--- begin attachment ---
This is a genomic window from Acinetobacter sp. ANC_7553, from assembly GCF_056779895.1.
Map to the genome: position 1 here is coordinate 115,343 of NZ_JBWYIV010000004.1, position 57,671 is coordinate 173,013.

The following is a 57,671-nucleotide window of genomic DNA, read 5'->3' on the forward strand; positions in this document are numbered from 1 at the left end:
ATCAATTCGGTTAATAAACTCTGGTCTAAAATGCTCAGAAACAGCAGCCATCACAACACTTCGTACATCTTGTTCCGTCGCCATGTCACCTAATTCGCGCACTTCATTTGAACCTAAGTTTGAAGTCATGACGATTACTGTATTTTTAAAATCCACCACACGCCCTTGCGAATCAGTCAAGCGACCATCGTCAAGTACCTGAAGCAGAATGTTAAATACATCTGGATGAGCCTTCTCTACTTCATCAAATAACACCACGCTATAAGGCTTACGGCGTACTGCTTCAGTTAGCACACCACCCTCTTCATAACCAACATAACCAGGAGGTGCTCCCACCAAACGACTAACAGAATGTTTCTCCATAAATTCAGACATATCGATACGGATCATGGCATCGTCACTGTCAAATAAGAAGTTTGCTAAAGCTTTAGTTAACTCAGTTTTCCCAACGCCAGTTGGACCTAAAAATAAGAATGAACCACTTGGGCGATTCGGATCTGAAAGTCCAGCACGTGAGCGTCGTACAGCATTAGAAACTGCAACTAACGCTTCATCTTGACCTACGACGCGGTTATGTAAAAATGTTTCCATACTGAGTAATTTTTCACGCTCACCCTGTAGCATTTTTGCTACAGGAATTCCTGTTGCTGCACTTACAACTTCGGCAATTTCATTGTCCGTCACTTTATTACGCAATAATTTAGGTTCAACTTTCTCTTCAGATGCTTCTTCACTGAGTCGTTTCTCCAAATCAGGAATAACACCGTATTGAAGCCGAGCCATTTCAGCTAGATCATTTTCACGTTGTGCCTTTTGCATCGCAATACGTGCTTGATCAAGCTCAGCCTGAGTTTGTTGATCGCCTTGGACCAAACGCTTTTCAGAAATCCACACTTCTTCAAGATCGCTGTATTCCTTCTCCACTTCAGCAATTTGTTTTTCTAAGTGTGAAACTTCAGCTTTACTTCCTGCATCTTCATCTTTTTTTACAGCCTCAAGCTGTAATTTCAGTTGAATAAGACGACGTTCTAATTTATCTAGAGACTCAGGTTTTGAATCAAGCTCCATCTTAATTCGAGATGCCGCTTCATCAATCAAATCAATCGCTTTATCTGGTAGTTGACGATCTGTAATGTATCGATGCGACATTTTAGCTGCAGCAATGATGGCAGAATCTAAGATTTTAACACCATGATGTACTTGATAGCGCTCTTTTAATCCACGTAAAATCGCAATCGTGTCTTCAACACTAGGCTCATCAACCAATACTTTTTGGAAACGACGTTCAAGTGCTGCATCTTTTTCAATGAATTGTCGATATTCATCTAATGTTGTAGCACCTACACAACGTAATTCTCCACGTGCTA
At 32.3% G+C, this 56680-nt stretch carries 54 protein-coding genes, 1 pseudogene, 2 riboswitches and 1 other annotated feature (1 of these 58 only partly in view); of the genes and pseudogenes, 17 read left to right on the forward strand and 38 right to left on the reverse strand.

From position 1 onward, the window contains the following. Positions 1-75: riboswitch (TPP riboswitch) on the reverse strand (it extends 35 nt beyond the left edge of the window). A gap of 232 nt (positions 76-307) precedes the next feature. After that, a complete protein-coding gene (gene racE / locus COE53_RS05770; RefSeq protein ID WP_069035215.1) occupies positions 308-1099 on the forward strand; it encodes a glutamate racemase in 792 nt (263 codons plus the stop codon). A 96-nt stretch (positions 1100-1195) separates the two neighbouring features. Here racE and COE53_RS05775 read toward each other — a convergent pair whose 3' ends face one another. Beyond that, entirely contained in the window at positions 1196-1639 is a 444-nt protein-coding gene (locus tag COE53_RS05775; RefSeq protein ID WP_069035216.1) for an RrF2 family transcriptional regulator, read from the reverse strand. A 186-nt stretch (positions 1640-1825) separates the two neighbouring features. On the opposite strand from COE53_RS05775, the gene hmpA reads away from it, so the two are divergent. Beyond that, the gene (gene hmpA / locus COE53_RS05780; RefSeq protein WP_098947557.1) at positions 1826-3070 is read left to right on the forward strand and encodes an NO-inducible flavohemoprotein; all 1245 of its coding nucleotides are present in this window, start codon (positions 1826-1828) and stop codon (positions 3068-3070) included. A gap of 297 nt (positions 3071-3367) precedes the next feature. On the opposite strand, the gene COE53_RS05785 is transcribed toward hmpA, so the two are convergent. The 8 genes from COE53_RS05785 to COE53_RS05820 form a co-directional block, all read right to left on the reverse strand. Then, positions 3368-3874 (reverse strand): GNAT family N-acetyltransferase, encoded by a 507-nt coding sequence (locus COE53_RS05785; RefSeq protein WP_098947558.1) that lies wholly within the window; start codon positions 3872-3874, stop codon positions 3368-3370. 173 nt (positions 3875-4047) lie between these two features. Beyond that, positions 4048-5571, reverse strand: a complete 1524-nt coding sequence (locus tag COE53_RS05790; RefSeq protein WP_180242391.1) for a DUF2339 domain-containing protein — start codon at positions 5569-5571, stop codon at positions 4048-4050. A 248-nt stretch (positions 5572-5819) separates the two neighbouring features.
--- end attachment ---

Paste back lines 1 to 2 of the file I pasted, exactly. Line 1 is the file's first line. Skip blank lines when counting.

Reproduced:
This is a genomic window from Acinetobacter sp. ANC_7553, from assembly GCF_056779895.1.
Map to the genome: position 1 here is coordinate 115,343 of NZ_JBWYIV010000004.1, position 57,671 is coordinate 173,013.